Female Mountain Bluebird
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Tonight’s image is sort of a consolation prize for me. I’d really wanted to post an image a pair of these birds sitting side by side — Mountain Bluebirds — but I blew the shot and was left only with the female to photograph. Nonetheless, she’s really cute and extremely photogenic in her own right.
Mountain Bluebirds are a western species with occasional rare appearances east of the Mississippi River. They are inhabitants of plains and prairies and their summer range includes the inter-mountain West. The Tetons are part of that range. This female was part of a pair sitting together, but the male flew as I approached them to make a photograph. The males of this species are pale blue all over, which distinguishes them from Eastern and Western Bluebirds, with their dark blue backs and rufous breasts.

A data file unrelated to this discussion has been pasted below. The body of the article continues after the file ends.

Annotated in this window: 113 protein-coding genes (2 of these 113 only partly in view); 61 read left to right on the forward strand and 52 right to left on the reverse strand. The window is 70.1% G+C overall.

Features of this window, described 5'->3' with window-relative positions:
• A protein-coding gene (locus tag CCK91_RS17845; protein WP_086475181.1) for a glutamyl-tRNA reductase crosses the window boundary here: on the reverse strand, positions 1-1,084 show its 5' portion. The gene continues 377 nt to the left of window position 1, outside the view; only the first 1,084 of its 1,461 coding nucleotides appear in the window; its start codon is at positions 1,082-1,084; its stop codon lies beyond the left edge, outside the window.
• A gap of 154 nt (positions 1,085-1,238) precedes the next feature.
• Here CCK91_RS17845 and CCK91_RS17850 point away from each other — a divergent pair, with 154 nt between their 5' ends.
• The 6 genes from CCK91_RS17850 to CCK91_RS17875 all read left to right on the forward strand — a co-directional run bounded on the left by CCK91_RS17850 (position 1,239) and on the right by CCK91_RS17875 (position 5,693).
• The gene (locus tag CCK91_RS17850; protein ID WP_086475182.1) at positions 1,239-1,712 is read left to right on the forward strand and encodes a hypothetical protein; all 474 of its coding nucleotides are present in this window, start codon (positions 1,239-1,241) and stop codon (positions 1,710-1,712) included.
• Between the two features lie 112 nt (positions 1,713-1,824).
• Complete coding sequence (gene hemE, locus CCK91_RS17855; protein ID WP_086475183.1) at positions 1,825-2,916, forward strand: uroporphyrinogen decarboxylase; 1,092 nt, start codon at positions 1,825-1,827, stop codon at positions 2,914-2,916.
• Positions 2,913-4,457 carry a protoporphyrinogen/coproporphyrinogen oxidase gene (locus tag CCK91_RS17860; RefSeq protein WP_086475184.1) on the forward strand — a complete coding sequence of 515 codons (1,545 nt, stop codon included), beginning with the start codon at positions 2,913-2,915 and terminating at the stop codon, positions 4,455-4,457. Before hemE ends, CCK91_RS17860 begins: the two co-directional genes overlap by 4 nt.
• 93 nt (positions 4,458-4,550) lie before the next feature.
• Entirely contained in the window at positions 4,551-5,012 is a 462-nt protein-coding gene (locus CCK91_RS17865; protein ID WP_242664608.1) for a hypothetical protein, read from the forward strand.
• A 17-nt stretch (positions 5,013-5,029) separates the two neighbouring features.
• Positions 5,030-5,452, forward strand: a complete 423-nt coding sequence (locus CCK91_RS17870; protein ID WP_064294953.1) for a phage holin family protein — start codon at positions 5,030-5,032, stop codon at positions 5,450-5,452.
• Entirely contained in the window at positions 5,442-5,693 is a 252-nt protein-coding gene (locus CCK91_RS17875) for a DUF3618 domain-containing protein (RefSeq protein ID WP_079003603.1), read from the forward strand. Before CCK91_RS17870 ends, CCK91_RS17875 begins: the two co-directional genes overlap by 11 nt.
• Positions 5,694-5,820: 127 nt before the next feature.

Females of this species mostly lack the males’ blue, but look closely at this girl and you’ll see a few blue feathers on the outer and lower parts of her wing. That’s typical of female Mountain Bluebirds.
My guess is that these birds won’t be hanging around the Tetons much longer this year. They are a migratory species. Their winter range includes the southwestern states and much of Mexico. I’ve never seen one of these birds in Arizona, but Arizona is part of their winter range.
Image made with a Canon 5Diii, 100-400 f4-5.6 ISII zoom lens+1.4x telextender, aperture priority setting, ISO 1000, f8 @ 1/1000.